By Úna Kehily
Sure, to be one of the most talked about shows of 2021, Channel 4’s It’s A Sin has opened the eyes of a new generation to the HIV/AIDS crisis of the 1980s. Set in London, the series follows four gay men, Ritchie, Ash, Roscoe, and Colin, and their flatmate Jill, as they come of age. We watch these characters navigate life with disease, homophobia, and death during the AIDS crisis over the span of several years.
While the first episodes of the show capture the joy and liberation of the LGBT scene in London in the 80s, it’s not long before the characters are confronted with the shocking arrival of AIDS. Creator Russell T. Davies perfectly portrays the fear and panic of the unknown disease as it takes hold. It’s hard to contend with the cruel treatment AIDS victims suffered. Since no one knew how the disease was transmitted at first, those infected were treated as pariahs, not to be touched or even treated with the slightest bit of dignity, even as they suffered.
It’s A Sin plays a vital role in highlighting the gaps in our education on HIV/AIDS. Sexual education in Ireland is hugely lacking in general, and it particularly fails to provide any education on LGBT issues. While we obviously cannot rely solely on television programmes to learn, It’s A Sin has sparked a conversation on the AIDS crisis and the lasting effect it had on a generation of LGBT people. Although it’s set in the UK, we can imagine how terrifying that time must’ve been in Ireland too, where being gay was still illegal and the Catholic Church had a hold on the country’s ideas of morality.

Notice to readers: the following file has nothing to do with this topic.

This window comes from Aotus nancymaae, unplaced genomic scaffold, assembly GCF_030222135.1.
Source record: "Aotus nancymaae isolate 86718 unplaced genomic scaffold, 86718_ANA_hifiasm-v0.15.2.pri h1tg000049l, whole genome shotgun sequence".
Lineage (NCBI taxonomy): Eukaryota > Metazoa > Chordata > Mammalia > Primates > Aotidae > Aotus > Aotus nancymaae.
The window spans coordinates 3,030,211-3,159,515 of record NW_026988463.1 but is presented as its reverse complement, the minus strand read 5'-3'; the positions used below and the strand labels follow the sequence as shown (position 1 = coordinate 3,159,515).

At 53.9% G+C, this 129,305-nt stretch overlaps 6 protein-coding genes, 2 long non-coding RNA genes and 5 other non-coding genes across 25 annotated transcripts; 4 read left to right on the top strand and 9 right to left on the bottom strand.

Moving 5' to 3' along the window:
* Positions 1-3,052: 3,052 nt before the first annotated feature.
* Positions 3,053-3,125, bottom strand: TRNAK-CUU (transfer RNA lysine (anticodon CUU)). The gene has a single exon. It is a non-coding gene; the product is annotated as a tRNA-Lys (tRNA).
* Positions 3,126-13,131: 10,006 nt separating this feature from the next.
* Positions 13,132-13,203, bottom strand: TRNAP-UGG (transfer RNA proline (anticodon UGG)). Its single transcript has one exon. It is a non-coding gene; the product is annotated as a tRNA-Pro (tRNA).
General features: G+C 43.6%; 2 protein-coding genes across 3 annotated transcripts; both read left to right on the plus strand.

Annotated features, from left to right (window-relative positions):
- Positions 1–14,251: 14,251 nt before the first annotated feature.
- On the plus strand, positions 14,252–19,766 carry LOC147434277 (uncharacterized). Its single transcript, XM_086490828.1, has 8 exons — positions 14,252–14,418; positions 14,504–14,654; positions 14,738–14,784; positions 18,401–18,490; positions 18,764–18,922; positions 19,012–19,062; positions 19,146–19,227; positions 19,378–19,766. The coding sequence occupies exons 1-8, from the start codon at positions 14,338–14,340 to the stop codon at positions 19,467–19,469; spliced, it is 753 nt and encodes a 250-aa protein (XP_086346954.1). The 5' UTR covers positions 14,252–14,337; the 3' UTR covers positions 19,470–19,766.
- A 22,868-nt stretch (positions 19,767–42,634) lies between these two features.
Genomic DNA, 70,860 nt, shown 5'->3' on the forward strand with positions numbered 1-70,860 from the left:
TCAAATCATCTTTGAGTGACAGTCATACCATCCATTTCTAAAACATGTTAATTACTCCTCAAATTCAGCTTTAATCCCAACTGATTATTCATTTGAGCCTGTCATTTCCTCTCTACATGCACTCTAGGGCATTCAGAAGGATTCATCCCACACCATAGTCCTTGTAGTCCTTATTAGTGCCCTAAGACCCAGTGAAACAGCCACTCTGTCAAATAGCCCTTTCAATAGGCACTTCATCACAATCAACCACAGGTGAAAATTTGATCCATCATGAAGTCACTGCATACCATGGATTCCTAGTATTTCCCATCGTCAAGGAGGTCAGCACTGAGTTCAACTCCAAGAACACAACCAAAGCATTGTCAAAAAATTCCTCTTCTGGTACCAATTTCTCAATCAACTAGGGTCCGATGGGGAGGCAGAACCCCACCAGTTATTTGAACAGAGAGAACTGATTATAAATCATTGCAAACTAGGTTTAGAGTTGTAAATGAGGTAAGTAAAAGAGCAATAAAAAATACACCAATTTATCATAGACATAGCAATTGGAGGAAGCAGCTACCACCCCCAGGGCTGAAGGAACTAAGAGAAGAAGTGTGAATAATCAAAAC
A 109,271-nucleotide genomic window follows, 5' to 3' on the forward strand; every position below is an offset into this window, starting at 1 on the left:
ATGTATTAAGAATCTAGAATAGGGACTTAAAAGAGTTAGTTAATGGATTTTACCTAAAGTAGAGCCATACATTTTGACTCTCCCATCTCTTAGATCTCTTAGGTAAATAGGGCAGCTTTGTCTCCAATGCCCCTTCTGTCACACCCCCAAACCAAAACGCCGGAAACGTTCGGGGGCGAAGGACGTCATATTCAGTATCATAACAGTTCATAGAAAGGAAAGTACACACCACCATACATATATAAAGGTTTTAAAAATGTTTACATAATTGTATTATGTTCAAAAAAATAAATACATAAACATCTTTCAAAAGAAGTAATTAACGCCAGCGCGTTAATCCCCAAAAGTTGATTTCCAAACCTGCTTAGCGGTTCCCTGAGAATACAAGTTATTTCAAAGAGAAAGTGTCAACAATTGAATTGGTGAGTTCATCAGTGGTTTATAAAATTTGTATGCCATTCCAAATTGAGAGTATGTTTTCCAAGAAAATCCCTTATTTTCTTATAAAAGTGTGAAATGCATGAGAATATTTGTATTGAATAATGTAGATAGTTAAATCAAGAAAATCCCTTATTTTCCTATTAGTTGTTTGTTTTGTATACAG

It’s A Sin’s impact has also had a more material outcome: requests for HIV testing in the UK increased fourfold during HIV Awareness Week, which was held at the beginning of February, not long after the show’s release. And although the show conveys the hopelessness of a time where there was no cure and no future for AIDS victims, there is now hope for those who are diagnosed. They can have full, long lives despite their diagnosis. Medicine like PrEP that eliminates the chance of contracting the disease, also provides even more opportunity for hope.
It’s A Sin is a must – watch for anyone, no matter their age or their sexuality. It is an upsetting but deeply human story that is sure to have a lasting impact on a whole new generation. It has already been a catalyst for discussion around the AIDS epidemic that will hopefully continue beyond its short five episodes.